My comment to a question about unit testing on hacker news

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https://news.ycombinator.com/item?id=15592743#15593821


This is the biggest challenge. What I find works is separating your orchestrations from your data processing.

For example, instead of creating one class that does the network call, and processes the JSON response, break these out.

One class does the network call (keep it extremely thin). Dependency inject stuff in if you want. But view this purely as an orchestration.

if (connectionValid)
json = makeNetworkCall
anotherObject.processJson(json) <- test separately
end

Then, in the other plain old data process class, do you heavy off-by-one edge case testing there.

If the first case, the orchestration, I can write tests like "One make the network call if the connection is valid". But that's all that test would do.

I am at the point now where I actually don't even test that. I assume that is going to work, because it is so simple. That and I generally hate mocking. Way too much coupling. Way too hard to refactor.

Where I do test heavy is on the plain old object side, that has no outside ports or connectors. These are just plain old objects.

I agree with some other comments I have ready here. Mocking is a bitch and I generally don't like it. But it's there if I needed it, so I do use it occasionally.

But it has so many downsides I try not to. Instead I separate the orchestrations from the processing. Unit test the processing (in an integration test sort of way), and try to stick to testing the public APIs of my class, so I am free to change the internals without things breaking.

My 2c. Hope that helps.

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JavaScript Recursion #7

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This is how you define a function in ECMAScript6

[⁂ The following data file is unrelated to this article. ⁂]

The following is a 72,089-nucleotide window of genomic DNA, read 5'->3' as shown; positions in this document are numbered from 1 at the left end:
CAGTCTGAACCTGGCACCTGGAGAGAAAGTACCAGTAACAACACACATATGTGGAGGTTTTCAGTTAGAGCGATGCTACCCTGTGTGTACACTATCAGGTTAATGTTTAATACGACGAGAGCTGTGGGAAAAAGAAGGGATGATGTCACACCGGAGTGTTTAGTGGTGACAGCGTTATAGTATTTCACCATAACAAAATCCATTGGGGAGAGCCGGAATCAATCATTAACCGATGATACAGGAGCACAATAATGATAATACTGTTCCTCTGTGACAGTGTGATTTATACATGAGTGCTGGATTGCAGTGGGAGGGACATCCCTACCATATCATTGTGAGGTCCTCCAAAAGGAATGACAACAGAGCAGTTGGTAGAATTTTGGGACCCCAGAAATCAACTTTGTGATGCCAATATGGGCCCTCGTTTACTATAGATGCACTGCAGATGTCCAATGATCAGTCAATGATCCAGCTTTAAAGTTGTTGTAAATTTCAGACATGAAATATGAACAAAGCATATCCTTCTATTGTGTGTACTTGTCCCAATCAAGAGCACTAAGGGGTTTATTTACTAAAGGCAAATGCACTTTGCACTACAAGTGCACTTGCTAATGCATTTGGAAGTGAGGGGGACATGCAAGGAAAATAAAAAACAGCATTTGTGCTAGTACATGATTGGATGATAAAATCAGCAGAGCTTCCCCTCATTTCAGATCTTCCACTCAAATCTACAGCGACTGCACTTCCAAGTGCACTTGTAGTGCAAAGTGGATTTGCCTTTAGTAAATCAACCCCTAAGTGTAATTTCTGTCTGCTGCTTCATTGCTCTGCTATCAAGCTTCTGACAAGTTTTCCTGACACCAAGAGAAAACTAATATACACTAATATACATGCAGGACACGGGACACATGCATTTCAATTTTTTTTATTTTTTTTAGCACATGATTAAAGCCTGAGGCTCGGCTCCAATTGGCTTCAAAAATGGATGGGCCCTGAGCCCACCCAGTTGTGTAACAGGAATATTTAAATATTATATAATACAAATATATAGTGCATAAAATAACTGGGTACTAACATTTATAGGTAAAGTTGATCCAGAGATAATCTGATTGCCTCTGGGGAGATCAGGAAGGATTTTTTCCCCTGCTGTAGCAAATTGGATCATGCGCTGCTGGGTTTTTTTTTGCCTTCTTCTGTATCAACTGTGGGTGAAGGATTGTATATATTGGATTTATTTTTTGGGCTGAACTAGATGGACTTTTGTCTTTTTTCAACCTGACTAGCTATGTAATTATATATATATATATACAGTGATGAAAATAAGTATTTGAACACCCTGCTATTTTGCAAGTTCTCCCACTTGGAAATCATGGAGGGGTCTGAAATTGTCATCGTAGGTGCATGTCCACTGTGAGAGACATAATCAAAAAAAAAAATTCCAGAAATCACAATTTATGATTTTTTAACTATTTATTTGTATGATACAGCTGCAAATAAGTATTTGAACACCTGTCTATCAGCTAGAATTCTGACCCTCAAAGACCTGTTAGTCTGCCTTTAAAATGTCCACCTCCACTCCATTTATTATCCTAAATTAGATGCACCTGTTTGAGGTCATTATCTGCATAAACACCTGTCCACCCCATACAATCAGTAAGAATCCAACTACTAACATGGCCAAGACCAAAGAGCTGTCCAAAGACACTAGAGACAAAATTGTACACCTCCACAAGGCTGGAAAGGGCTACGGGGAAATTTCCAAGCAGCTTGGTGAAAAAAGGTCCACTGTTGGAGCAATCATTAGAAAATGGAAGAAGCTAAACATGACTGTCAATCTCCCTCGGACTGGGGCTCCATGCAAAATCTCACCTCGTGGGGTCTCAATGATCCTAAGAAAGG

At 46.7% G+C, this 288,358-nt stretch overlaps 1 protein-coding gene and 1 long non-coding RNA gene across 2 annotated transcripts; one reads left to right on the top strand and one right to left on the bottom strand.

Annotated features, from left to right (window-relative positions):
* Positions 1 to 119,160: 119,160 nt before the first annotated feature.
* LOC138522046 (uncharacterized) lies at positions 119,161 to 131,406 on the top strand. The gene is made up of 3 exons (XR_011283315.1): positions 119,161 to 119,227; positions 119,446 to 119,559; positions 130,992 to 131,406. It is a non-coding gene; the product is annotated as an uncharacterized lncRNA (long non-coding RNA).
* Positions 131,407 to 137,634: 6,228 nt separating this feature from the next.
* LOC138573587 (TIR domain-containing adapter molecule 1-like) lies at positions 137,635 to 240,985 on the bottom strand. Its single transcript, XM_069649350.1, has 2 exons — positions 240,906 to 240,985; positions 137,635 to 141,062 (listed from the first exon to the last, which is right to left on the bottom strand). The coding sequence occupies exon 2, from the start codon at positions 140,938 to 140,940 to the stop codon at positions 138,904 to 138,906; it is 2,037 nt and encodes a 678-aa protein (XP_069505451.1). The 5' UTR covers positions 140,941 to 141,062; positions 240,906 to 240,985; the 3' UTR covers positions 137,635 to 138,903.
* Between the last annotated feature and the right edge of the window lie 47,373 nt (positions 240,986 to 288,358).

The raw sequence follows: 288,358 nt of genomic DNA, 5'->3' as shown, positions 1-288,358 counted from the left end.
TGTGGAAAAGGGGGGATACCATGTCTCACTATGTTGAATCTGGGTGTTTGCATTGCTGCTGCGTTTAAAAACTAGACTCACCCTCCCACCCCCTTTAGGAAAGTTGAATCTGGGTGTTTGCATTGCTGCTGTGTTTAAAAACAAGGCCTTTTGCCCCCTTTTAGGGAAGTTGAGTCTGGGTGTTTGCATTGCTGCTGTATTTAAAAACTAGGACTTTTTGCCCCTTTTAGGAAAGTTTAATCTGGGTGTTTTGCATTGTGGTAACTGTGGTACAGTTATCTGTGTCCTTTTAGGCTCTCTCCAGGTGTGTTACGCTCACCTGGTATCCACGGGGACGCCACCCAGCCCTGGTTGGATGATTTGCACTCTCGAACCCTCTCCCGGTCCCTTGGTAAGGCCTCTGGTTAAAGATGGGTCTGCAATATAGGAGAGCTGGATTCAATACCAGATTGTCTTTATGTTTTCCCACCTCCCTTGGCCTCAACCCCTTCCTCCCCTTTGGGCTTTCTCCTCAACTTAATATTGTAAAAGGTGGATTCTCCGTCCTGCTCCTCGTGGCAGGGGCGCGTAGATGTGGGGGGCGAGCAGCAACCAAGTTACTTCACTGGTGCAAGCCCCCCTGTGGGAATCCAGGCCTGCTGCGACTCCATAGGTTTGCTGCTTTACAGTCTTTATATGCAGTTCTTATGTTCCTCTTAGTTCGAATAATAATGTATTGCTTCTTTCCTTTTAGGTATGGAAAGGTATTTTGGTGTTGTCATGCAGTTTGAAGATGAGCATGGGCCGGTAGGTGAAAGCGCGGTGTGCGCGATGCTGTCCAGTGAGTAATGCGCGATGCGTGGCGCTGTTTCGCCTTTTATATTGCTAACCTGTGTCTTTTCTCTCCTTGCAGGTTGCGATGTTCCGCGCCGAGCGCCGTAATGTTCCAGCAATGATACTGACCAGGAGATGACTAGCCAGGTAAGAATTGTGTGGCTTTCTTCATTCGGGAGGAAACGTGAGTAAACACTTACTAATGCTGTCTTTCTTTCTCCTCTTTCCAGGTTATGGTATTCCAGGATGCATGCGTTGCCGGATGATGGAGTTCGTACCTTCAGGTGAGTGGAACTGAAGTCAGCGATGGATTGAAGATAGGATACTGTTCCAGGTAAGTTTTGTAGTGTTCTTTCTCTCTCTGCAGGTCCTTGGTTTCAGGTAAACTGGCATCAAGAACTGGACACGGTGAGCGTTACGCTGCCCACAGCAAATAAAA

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let is the new var
arrow function is the new way.

And this is a simple method that counts down from 10.

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Notice this method calls itself. That’s recursion.

Here is another example. Say you have a datastructure has contains a parent, and then several children that reference other children like this.

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And say you want to convert this into a form where you could visualize this as nested subdirectories. Say a tree structure like this.

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Let’s start by making a function

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Then let’s call our makeTree function with categories and a starting parent of null. This will give us the first node with parent === null.

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Then what we are going to do is to take each element and assign it a node based on it’s id.

Screen Shot 2017-10-13 at 7.49.39 AM.png.

So now we have a node called animals.

Now here is where the magic happens. We are going to take that node and create the subtree by calling makeTree again passing in the same categories and parent for the next wave of subnodes, which happens to be this nodes id.